February 4, 2008: The Importance of Being Early: Presidential Primary Front-Loading APSA Press Release

For Immediate Release
Bahram Rajaee, (202) 483-2512

The Importance of Being Early: Presidential Primary Front-Loading and the Impact of the Proposed Western Regional Primary

Washington, DC—In an election season characterized by the maneuvering for early primary dates among states, a new study conducted by political scientists examines how early caucuses and primaries have become crucial in the race for the White House. The study takes a look at how states use the two strategies known as “front-loading” and proposed regional primaries in an effort to boost influence in the presidential nomination process.

Travis N. Ridout (Washington State University) and Brandon Rottinghaus (University of Houston) explore these strategies in “The Importance of Being Early: Presidential Primary Front-Loading and the Impact of the Proposed Western Regional Primary,” published in the January issue of PS: Political Science and Politics, a journal of the American Political Science Association (APSA).  The full article is available online at www.apsanet.org/imgtest/PSJan08RidoutRottinghaus.pdf.

Front-loading is the phenomenon of states moving their primary or caucus dates forward in an effort to increase their influence in the nomination process. The authors examine the effect of front-loading on presidential candidates who are visiting and advertising in these states. They also examine the effect a regional primary could have on the amount of recognition a state receives from the candidates.

Using data gathered from the 2000 and 2004 presidential nomination races on both candidate advertising and travel patterns, Ridout and Rottinghaus predict how much attention states participating in a possible western regional primary could receive in 2008. Their analysis suggests that schedulers for such a primary ought to select a date closely following the New Hampshire primary in order attract candidate attention. For example, in Arizona the expected number of visits by presidential candidates falls from 27 to 18 if the state’s primary was held 30 days after New Hampshire’s compared to 10 days afterwards.  The study also finds that having a high delegate count is less important than when the primary is scheduled.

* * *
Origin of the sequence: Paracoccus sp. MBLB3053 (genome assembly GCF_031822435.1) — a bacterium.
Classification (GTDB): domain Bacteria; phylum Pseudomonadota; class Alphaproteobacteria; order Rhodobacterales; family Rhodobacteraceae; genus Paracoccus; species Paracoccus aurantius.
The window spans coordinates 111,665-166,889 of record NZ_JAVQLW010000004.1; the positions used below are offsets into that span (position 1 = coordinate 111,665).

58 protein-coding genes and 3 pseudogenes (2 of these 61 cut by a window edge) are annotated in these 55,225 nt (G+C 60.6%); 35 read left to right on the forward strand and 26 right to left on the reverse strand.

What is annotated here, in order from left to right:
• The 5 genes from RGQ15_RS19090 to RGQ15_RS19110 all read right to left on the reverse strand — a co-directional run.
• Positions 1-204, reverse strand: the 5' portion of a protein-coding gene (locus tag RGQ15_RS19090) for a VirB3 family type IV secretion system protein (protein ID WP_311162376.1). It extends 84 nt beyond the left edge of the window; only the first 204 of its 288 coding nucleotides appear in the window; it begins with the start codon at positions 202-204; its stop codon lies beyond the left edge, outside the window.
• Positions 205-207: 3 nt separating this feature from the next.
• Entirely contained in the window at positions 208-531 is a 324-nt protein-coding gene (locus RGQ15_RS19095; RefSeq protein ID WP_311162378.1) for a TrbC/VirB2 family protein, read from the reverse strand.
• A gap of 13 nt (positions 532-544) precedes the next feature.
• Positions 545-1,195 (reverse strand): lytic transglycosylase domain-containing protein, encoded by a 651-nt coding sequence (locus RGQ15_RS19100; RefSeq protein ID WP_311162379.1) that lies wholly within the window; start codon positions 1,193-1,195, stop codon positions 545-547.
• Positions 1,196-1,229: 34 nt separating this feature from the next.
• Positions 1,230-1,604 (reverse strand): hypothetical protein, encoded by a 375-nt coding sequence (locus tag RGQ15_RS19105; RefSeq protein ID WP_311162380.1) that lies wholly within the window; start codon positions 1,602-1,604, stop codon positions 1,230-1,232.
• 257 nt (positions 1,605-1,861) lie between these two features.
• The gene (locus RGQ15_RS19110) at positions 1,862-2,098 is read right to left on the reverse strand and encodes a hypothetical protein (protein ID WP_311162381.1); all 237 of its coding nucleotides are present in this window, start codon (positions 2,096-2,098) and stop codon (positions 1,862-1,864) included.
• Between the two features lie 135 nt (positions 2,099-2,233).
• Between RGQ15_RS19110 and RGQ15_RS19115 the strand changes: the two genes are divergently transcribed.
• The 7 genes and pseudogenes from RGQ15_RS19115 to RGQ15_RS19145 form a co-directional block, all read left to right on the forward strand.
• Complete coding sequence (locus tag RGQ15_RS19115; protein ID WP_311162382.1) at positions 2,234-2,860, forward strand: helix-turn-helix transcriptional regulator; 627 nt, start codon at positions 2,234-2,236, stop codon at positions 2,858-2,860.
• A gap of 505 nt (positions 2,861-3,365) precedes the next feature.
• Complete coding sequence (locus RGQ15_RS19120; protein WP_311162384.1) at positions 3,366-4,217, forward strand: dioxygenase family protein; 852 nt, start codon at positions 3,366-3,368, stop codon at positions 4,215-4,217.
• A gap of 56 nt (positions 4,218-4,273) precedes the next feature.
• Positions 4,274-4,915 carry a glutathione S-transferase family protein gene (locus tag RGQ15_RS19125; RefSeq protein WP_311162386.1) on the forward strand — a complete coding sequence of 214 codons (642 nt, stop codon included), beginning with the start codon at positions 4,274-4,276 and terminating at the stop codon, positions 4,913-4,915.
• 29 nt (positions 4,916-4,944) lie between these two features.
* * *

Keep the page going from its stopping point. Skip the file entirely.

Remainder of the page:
The authors conclude that the impact of front-loading is more significant than that of any regional primary. States holding nominations long after the New Hampshire’s were much less likely to receive a candidate visit, and the number of simultaneous nomination events in contiguous states had “no impact on the frequency with which the candidates visited a state.”  Notably, while the size of the state mattered for predicting candidate visits (states with more delegates to be won received more visits than states with less delegates) the size of the state did not impact advertising as advertising costs increase in proportion to the size of the audience. When candidates decide where to campaign, “timing trumps all else.”

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 The American Political Science Association (est. 1903) is the leading professional organization for the study of politics and has over 14,000 members in 80 countries. For more news and information about political science research visit the APSA media website, www.politicalsciencenews.org.

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